Much of the work in my dissertation focuses on generalizing the models used in Political Science for the estimation of ideal points. Despite some shortcomings, there hasn’t been much development of the original model using the canonical roll call voting data. Instead, the innovation has occurred by using novel kinds of data (e.g. speech text or campaign contributions).
In working on some of the shortcomings in how the canonical approach is used in practice, it became necessary to implement mechanics of the Bayesian inference problem—-which uses MCMC methods—-in C++. Now, since R is a very nice interface relative to C++, the real goal is to just perform the “hard” operations in C++ and keep the rest in R. Enter Rcpp, of course.
I was making some speed improvements to my C++ code (which heavily
uses Rcpp) and I had to make the decision of how to call the RNG in
C++. I could use the old R API with something like
which would return a
double or I could use
rnorm(1, 0.0, 1.0)
which would also return a
double. Now, this second option is not
really in the spirit of the syntactic sugar provided by Rcpp. The new
API would just as easily let me construct an
length N populated with N draws from the Standard Normal distribution
rnorm(N, 0.0, 1.0) expression. However, short of rewriting a
lot of code, I wanted (and needed) to take single draws many times.
The important question to me became, how does performance differ when taking draws one-by-one via the old R API and the new sugary Rcpp API. And, while I was at it, I decided to throw in comparisons to the new Rcpp API used as intended and calling the whole thing from R.
I use the
rbenchmark packages for the
test. The first two packages are used to facilitate use of C++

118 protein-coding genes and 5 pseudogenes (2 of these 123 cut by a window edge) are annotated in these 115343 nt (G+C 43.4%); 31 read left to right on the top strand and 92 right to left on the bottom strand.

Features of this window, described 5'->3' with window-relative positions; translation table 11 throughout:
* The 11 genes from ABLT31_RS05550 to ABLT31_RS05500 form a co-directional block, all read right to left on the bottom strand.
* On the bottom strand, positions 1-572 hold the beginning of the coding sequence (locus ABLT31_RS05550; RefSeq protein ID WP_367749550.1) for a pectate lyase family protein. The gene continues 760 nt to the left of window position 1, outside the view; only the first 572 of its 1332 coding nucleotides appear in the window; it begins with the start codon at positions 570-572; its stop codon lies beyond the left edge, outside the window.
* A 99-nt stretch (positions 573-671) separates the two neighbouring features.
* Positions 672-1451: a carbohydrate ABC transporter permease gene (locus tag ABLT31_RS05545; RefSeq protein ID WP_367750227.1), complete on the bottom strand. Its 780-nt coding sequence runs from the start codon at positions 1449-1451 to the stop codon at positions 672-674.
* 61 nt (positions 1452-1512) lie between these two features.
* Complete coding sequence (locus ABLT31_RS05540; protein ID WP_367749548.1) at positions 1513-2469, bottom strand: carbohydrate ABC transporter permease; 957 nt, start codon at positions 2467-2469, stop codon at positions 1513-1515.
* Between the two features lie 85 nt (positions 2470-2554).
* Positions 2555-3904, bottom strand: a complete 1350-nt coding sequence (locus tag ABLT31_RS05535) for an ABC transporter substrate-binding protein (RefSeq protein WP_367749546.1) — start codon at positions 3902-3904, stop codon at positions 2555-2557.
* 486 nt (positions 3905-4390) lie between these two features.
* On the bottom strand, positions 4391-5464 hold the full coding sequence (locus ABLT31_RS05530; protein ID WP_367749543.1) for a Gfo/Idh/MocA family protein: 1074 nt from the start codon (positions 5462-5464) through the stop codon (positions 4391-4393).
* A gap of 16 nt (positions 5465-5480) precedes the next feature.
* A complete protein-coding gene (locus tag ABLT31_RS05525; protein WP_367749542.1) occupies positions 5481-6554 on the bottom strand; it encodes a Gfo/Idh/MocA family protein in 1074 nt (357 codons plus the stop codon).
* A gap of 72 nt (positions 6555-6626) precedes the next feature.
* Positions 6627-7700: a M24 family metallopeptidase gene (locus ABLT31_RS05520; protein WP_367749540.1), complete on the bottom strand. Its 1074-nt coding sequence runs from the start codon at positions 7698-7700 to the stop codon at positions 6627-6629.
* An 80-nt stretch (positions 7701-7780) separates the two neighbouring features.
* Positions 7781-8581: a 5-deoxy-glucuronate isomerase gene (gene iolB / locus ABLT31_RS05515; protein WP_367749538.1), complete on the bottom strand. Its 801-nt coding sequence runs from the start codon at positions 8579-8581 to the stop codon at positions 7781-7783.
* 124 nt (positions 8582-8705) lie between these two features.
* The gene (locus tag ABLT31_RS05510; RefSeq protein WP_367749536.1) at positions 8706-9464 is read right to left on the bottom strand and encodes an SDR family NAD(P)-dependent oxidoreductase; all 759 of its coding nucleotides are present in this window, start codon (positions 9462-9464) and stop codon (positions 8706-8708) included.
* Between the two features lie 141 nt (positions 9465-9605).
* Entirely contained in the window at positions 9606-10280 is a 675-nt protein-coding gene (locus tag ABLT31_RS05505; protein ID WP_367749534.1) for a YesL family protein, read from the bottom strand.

code. The last provides a nice infrastructure to time and compare the
evaluation of expressions. Each of 4 approaches is used to take
100,000 draws from a Standard Normal distribution:
loop over 100,000 singleton draws from the old R API in C++ via Rcpp (
loop over 100,000 draws singleton draws from the new Rcpp API in C++ via Rcpp (
a single call to the new Rcpp API asking for a vector of 100,000 draws in C++ via Rcpp (
a single call to the standard RNG in R asking for a vector of 100,000 draws
Now, I was certain that (3) would outperform (2), but I didn’t really have any a priori expectations beyond that. You can see my source below for the specifics.
The results are below, lazily formatted as comments in R code. Like we might expect, using the new Rcpp-provided API as intended (Rcpp/Inline/New RNG API/No Loop) is faster than looping over it many times while taking singleton draws (Rcpp/Inline/New RNG API/Loop). Interestingly, though, the new Rcpp-provided API is the fastest method considered. Looping over the old R API (Rcpp/Inline/Old RNG API/Loop) is about 25\% slower. The old R API method and the straight R approach (Straight R) are very close, with the call to the RNG beginning in R (Straight R) being slightly slower. Both of these two approaches outperform the loop over the new Rcpp API (Rcpp/Inline/New RNG API/Loop).
For my purposes, I just needed to see that Rcpp/Inline/Old RNG API/Loop outperformed Rcpp/Inline/New RNG API/Loop, but I couldn’t find any of these benchmarks anywhere online, so I thought I’d put up the full version. I always love it when I come across pareto optimal-type results like this. If you are working in C++, Rcpp/Inline/New RNG API/No Loop not only saves development time (i.e. one line of code, not several), but it saves computational time.
## test replications elapsed relative ## 3 Rcpp/Inline/New RNG API/No Loop 1000 16.398 1.000000 ## 1 Rcpp/Inline/Old RNG API/Loop 1000 20.191 1.231309 ## 4 Straight R 1000 23.163 1.412550 ## 2 Rcpp/Inline/New RNG API/Loop 1000 34.193 2.085193
Edit: Previous results that were posted here and have since been
replaced had no optimization performed by the compiler for the three
Rcpp-based functions I used. The results that are currently
displayed above were compiled with
-O3. The rank ordering of the
original results does not change. However, some of the discussion of
the results reflects new relative performance. Additionally, the
number of replications was increased as a modest attempt to make the
relative performance results more stable.
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